A blog dealing with Sarasota County and the City of Sarasota.

Sunday, June 22, 2014

Saving the Palms of Palm Avenue

I am on a quest. A quest to find out what the City of Sarasota (as represented by the Downtown Development District) thinks twenty-six cabbage palms are doing wrong.

The Palm Avenue Twenty Six

The palms (ironically?, tragically?) are on Palm Avenue between Coconut and Main. This end of Palm is referred to as North Palm (shortened ominously to NPALM in City-speak), but this is the part of Palm that is turning almost due west.

The Bay Plaza building in the center of the image wraps around the site in question
In the image below you can clearly see the dense, spherical palm canopies (and the dense shade they produce).

Compare the dense shade produced on the south side of the street with the plantings on the north side.

I don’t think there is much question that the two most engaging streets in downtown Sarasota are Main Street and Palm Avenue. Thousands of towns have Main streets, but Palm avenues are far rarer those who find themselves on a Palm Avenue anywhere deserve to be rewarded with a palmy experience that affirms the subtropical potential promised by the name.

There are many palms on our Palm Avenue between Coconut and Ringling and they represent many species. Intriguingly, the densest aggregation of palms are found on this short (150 foot-long) block. These palms are not solitary specimen trees in planters or emerging from the sidewalk, but rather a collection of 26 palms emerging from a lawn – sort of a micro-park.

We know it is parklike because there is even a sign advising people to clean up after their pets. It is the only area along Palm Ave. between Coconut and Ringling where there is a non-trivial patch of grass – grass that the adjacent merchants and not the City maintain.

The presence of this sign recognizes the de facto status as an unofficial "micro-park".
The palms happen to be our State tree, the native cabbage palm. A professional arborist recently described these 26 trees as exhibiting “good vitality and no signs or symptoms infection”. The trees are low maintenance and, being planted so close together, they produce deep shade. The area is extremely pedestrian friendly – people can, and do, walk through the palms on the grass, or use stepping stones. The narrow palm trunks afford great views of the businesses adjacent to the sidewalk.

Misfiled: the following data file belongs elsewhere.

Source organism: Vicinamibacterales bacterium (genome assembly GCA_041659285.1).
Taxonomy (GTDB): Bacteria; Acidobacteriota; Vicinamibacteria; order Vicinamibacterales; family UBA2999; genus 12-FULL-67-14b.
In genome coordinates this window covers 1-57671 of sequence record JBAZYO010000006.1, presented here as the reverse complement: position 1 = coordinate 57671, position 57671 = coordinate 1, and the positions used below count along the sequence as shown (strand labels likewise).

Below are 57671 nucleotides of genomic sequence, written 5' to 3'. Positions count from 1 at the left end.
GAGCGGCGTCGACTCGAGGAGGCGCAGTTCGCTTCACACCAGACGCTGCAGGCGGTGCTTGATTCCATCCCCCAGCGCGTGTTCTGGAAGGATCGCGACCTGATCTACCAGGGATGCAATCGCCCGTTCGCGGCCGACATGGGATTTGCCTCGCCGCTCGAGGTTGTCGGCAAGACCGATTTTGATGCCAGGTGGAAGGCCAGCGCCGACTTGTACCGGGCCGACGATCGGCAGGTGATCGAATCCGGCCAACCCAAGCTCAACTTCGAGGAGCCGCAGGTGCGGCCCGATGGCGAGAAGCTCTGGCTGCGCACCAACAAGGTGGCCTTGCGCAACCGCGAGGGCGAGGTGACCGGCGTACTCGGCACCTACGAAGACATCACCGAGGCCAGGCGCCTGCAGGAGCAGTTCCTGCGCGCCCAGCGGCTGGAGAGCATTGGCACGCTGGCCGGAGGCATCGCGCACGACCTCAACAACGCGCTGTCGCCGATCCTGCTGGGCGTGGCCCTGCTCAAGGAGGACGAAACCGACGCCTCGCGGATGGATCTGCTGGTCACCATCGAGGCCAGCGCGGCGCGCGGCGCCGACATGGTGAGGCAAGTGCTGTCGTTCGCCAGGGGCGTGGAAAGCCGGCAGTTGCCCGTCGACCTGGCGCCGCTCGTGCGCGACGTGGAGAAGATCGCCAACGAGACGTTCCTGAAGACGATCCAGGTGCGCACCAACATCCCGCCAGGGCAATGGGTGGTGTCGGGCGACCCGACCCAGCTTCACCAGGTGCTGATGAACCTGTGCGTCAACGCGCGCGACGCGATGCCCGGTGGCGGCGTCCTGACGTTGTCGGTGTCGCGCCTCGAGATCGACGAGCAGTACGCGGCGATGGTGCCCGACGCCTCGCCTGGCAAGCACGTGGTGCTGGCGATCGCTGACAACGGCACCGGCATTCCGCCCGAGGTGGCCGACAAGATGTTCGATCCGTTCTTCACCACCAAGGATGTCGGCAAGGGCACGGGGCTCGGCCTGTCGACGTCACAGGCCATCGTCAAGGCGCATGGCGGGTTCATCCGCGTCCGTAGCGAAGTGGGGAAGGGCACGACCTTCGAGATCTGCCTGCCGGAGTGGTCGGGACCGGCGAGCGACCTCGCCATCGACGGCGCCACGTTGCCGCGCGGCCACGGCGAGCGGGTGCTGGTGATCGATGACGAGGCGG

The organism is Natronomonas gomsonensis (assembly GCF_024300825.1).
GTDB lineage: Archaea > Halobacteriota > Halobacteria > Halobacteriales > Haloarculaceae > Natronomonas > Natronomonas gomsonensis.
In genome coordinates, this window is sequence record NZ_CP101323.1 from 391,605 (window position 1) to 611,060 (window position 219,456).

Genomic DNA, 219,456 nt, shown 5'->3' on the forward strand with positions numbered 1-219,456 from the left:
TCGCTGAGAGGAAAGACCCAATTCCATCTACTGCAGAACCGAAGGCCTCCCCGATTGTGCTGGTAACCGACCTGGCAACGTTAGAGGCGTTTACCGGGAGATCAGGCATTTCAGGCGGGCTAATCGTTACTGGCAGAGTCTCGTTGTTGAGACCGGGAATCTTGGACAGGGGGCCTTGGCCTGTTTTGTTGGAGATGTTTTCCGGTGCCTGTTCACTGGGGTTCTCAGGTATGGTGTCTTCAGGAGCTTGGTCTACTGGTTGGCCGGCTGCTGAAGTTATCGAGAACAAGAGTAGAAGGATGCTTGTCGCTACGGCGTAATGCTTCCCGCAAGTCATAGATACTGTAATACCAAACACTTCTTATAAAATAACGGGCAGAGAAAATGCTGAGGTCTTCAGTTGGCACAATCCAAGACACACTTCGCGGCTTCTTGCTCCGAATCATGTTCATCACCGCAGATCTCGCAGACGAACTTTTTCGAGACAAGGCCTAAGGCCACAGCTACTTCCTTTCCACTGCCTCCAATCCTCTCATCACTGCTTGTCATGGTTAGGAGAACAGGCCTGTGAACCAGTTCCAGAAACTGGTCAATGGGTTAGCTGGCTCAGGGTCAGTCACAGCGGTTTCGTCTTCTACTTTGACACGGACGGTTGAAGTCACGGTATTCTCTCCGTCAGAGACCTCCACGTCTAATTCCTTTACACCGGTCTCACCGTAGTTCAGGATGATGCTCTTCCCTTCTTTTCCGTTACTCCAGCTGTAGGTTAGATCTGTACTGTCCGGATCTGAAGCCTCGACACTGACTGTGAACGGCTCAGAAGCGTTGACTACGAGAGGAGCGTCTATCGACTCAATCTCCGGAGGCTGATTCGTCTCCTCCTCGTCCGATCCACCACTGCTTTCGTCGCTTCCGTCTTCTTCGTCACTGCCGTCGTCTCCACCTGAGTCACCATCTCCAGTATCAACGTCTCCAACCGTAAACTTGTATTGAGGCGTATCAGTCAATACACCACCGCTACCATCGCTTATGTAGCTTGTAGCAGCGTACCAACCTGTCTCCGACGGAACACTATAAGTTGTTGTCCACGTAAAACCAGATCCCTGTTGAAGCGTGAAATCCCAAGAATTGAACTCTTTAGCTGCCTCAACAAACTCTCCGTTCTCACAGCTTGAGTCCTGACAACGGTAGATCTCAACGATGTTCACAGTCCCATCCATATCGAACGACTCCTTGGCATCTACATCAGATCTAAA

These are the 26 palms the City of Sarasota wants to take down and send to the landfill and replace with two hollies, eight (freeze sensitive) thatch palms, two Tabebuias and two poisonous shrubs.

Let me repeat: replacing 26 mature shade producing trees with two hollies, two tabebuias, eight small palms, and two poisonous shrubs. The ground cover will either be paved or covered with “groundcovers or pine bark mulch” that will convert the open access, pedestrian friendly area into hardscape and planter beds that signal “keep out”.

This represents approximately 35% of a $240,000 project, so somewhere around $85,000 to $100, 000 to rip out a steadfast, low maintenance landscape and replace it with something new and presumably trendier.

I know what you are thinking. Why? Why would the city spend somewhere around a hundred grand to repudiate trees that have been quietly doing the city’s bidding for decades? That's my question as well.

The Palm Avenue Twenty-Six are planted in front of a single story building that was built in 1954. I'm still trying to find out when the palms were placed there, but I suspect they have been there for many decades. These may actually be trees with historic import.

I've been told (in emails) that the goals of the city were widening the sidewalks, upgrading the landscaping, “undergrounding” of utilities, and adding ornamental street lighting. I understand there was also a drainage or flooding issue that needed to be addressed. If, in fact, those were the five actual front-end goals of the project I am confused because I suspect virtually all of those goals could be achieved in that location without removing any of the palms.  

The City has scheduled a site visit on July 1 when I hope to get to the bottom of why every single one of these trees is slated to disappear. My fear/suspicion is that instead of starting with the existing landscape and modifying it to reach their goals, they started by assuming all the palms would vanish and they could start with a clean slate.

View from the parking garage across the street

As mentioned earlier, this is a project of the Downtown Improvement District (DID),  creature of the Sarasota  City Commission. 

I was speechless to see that their website features a photo of Charleston, a City whose landscaping hallmark consists primarily of cabbage palms (known in South Carolina as palmettos). More irony. Any group intending to improve Charleston would be run out of town on a rail if they proposed removing more than two dozen palmettos.

Actual image from DID website, ostensibly representing their admiration of the use of cabbage palms in Charleston

If you happen to know any of the five directors of the DID

Ernest Ritz

Mark Kauffman

Eileen Hampshire

Thomas Mannausa

Ron Soto

Please contact them and encourage them to reconsider this unfortunate proposal that will trigger an outpouring of outrage from citizens who are currently unaware of the threat.

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